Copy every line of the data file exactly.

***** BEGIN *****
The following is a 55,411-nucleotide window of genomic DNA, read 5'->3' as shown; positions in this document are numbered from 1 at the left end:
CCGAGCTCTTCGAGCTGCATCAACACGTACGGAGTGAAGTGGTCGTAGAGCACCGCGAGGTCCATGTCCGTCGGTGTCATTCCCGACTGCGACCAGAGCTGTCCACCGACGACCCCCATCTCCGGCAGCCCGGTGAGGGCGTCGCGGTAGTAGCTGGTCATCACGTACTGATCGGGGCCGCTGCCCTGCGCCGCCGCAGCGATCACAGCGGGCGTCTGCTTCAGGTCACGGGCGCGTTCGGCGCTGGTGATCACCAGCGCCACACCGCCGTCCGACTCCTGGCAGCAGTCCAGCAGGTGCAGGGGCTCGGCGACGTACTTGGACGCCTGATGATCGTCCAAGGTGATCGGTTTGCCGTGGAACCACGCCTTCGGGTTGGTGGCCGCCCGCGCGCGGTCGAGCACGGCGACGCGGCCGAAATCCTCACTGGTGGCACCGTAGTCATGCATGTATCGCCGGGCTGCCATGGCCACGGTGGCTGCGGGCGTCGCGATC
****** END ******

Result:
The following is a 55,411-nucleotide window of genomic DNA, read 5'->3' as shown; positions in this document are numbered from 1 at the left end:
CCGAGCTCTTCGAGCTGCATCAACACGTACGGAGTGAAGTGGTCGTAGAGCACCGCGAGGTCCATGTCCGTCGGTGTCATTCCCGACTGCGACCAGAGCTGTCCACCGACGACCCCCATCTCCGGCAGCCCGGTGAGGGCGTCGCGGTAGTAGCTGGTCATCACGTACTGATCGGGGCCGCTGCCCTGCGCCGCCGCAGCGATCACAGCGGGCGTCTGCTTCAGGTCACGGGCGCGTTCGGCGCTGGTGATCACCAGCGCCACACCGCCGTCCGACTCCTGGCAGCAGTCCAGCAGGTGCAGGGGCTCGGCGACGTACTTGGACGCCTGATGATCGTCCAAGGTGATCGGTTTGCCGTGGAACCACGCCTTCGGGTTGGTGGCCGCCCGCGCGCGGTCGAGCACGGCGACGCGGCCGAAATCCTCACTGGTGGCACCGTAGTCATGCATGTATCGCCGGGCTGCCATGGCCACGGTGGCTGCGGGCGTCGCGATC